Comcast and other “last mile” providers have demonstrated an interest and ability in not only creating “fast lanes” for content providers who pay them off, but also to slow down or block traffic because it reduces demand for their premium services. For example, Bittorrent traffic is seen as reducing demand for premium channels and PPV, Vonage and other VOIP services mean fewer consumers buy their Triple Play bundled telephone service.

    • Providers who deliberately disadvantage customers will lose them to providers who don’t. My phone company now offers fiber to the home, so if my cable company mistreats me, I have a club with which to beat them – and I’m not afraid to use it!
      Read more of Phil Kerpen’s free-market research to get the compelte story.

      • DNH

        Lucky you. Less than half the country has more than one option for high-speed (10Mbps or better) broadband, often all available broadband carriers also sell phone service. What recourse do consumers have if every local carrier degrades Vonage and Skype traffic?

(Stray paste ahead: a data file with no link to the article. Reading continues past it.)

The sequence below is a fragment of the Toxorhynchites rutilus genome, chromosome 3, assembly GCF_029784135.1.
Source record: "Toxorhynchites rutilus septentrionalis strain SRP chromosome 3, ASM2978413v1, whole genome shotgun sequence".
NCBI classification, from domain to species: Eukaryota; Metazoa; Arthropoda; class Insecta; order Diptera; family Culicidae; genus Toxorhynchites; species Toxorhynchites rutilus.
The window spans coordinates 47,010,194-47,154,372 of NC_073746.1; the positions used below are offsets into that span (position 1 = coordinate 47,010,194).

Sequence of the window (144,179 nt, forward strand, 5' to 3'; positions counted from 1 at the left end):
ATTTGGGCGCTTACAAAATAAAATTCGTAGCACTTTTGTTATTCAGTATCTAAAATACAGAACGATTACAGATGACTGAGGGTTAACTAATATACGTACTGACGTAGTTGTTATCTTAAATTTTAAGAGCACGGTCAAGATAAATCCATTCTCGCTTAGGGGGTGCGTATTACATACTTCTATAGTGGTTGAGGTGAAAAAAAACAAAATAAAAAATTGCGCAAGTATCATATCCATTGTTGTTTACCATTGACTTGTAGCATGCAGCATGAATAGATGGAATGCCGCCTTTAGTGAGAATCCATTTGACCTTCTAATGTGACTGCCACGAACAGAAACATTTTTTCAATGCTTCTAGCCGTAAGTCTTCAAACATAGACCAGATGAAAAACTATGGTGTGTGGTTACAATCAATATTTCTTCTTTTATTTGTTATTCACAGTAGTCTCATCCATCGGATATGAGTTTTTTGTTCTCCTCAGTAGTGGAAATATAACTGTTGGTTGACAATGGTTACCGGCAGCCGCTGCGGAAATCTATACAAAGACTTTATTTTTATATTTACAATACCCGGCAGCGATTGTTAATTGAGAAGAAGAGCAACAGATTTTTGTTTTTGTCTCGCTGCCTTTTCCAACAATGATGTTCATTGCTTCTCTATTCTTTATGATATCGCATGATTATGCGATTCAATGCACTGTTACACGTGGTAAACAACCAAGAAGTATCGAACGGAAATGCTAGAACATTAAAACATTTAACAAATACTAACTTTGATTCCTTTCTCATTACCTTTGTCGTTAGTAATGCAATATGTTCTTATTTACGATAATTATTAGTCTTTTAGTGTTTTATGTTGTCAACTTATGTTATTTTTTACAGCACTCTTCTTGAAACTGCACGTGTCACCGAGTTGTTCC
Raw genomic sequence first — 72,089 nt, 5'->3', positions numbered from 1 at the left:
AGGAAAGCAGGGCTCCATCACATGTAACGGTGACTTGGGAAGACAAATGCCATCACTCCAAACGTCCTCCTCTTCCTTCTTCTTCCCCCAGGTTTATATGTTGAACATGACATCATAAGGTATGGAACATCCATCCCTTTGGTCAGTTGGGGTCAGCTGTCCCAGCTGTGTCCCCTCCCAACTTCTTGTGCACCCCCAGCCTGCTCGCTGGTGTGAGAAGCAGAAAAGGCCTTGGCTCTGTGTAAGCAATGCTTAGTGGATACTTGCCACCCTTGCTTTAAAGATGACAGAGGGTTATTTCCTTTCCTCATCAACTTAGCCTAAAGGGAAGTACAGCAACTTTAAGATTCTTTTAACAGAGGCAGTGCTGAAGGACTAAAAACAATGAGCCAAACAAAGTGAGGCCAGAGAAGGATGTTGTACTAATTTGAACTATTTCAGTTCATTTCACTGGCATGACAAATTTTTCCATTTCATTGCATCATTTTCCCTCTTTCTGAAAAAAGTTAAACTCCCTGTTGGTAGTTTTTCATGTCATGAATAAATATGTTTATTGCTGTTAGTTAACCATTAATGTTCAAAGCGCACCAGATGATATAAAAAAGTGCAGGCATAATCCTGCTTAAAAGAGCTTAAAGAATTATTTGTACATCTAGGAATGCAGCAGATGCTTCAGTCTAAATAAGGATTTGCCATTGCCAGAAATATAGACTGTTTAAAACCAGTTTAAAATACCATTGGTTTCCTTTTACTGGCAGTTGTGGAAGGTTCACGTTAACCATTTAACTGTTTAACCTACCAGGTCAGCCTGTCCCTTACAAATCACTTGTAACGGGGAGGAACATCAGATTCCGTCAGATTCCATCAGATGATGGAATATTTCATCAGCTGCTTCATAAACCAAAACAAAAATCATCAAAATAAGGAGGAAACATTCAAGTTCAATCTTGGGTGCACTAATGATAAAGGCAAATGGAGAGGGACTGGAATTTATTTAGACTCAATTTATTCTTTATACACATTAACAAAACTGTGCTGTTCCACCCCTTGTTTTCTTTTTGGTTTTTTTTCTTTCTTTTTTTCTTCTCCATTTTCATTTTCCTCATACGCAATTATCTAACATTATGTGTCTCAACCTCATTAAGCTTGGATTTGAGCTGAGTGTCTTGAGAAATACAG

Notice I said “degrades”, not “blocks”.

        Claiming that people will react to abuse by changing providers (if they can) is also assuming customers will be aware of bandwidth manipulation. Will I know the reason GraniteGrok loads slowly is that Comcast doesn’t like your politics (or just didn’t get this months payoff from Nexcess Hosting for ‘fast lane’ access), or will I see slow page loads and just stop visiting?

        When Comcast first started to degrade bittorrent, they lied to customers, said the problem had to be a software error on the user’s computer/firewall, denied they limited traffic based on protocol.

        Modern traffic shaping systems go beyond giving priority to certain content providers, also enforce maximum throughput per stream, degrade performance for content from non-paying sources.

        If Comcast can limit traffic from Amazon to each customer to a MAX of 4Mbps, the only thing end users will notice is that Amazon content always switches down to standard definition, no idea why. Maybe next time that customer wants to watch a TV episode, they’ll pay Comcast $1.99 for the HD stream from Xfinity instead of giving that $1.99 to Amazon?

        Revenue maximization in Phil Kerpen’s free market.

  • sb

    Government needs to stay out of regulating it.